Last House On Needless Street-Catriona Ward ***1/2. Almost 40% through & as yet to fully satisfy or grip. The house of the title is inhabited by a mid 30s bachelor recluse who may or may not have been responsible for a child abduction 10 years or so previously. The house belonged to his parents who may or may not have mat a grisly untimely end at hands of their son. The other occupants may or may not be the abducted girl. Along with a cat who occasionally narrates a chapter and may or may not be the abducted girl. The other main character is the sister of the abducted girl who has moved in next door.

                Will Carver-Hinton Hollow Death Trip *****. Third in the DS Pace stories & being told in author own inimitable style. A little familiarity with the first two novels helps. DS Pace has temporarily left his metropolitan duties harrowed by earlier cases & returned to the tranquil comfort of his Berkshire commuter town upbringing. Population 5,119 when he returns. Within 3 days population is 5,114.

                Next to read:

                As previous post 10 months had the Will Carver above in this category definitely not a reliable guide. But earmarked for priority are Andrew Grant Jackson-1973 Rock At The Crossroads, Clay McLeod Chapman-Whisper Down The Lane, & Francis Spufford-Light Perpetual.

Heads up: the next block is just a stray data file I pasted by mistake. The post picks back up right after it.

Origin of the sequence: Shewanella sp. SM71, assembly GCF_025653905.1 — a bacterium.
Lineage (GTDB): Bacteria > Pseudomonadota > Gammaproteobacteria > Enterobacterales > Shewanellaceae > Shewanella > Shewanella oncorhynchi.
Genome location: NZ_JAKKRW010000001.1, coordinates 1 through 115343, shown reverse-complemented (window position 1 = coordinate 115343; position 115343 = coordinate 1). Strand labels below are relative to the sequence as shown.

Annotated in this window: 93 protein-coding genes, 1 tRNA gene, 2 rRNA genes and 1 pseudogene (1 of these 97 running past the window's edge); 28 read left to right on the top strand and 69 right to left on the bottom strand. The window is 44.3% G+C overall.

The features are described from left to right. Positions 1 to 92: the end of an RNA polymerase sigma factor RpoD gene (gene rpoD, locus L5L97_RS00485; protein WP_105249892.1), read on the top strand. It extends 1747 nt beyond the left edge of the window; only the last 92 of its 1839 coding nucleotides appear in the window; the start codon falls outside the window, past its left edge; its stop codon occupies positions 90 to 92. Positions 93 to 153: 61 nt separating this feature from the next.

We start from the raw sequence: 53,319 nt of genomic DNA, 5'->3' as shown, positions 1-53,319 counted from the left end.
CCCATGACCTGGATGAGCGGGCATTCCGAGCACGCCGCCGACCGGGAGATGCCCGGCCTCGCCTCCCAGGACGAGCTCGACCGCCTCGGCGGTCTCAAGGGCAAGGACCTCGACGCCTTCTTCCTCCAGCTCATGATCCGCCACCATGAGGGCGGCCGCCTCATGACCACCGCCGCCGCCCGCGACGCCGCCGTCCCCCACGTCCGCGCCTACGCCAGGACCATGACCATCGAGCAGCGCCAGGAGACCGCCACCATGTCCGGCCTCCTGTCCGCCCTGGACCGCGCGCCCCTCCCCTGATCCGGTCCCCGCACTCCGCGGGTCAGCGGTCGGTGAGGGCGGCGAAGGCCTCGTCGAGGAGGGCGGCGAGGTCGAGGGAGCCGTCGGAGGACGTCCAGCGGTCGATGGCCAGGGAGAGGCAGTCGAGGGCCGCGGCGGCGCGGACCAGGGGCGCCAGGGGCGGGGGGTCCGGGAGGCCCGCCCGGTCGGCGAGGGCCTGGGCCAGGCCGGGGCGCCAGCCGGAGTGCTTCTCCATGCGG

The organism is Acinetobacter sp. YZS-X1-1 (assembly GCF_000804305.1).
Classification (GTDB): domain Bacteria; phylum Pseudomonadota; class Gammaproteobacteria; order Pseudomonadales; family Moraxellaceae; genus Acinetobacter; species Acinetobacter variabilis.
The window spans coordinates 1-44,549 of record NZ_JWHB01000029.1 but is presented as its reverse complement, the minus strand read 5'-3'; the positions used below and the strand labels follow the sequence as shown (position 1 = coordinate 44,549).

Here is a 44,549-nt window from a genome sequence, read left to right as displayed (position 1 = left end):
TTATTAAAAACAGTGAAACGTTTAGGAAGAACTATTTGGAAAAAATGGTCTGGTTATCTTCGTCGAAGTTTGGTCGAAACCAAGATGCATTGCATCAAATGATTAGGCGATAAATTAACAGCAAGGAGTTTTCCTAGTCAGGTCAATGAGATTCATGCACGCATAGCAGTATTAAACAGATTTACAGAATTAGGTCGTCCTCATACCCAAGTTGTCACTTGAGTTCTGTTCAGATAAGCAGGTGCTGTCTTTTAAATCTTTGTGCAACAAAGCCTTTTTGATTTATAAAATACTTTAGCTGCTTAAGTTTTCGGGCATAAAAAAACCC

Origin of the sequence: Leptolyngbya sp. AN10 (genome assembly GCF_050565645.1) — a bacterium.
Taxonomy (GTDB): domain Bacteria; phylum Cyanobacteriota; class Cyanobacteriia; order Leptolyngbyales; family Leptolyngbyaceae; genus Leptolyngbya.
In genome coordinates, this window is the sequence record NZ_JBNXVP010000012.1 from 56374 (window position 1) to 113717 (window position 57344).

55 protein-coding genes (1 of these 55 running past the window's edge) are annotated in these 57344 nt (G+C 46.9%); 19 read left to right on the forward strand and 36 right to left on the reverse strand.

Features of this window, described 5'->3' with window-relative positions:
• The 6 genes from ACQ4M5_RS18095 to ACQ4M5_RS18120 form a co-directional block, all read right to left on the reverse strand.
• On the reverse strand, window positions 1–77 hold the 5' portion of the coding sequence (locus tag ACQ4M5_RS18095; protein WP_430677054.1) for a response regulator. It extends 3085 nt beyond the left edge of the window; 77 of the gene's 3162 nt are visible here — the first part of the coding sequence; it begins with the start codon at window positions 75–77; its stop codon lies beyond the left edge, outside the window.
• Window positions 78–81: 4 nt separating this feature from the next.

Cripes, I haven't contributed to this thread in going on a year!

                  It's not that I haven't read anything — I'm inhaling almost a couple of books a week on average — just that I haven't felt like talking much about them, I'm not good at one-line reviews and anything longer is subject to this very strange Covid ennui.

                  But I should mention a couple of recent reads, bad and good.

                  Back in the 70s I was a pretty heavy Paul Theroux fan, read most of his novels from The Family Arsenal to The Mosquito Coast, but nothing since then, he just slipped out of my sight-lines I guess. So I thought I'd revisit him by picking up his latest, Under the Wave at Waimea. Oh dear.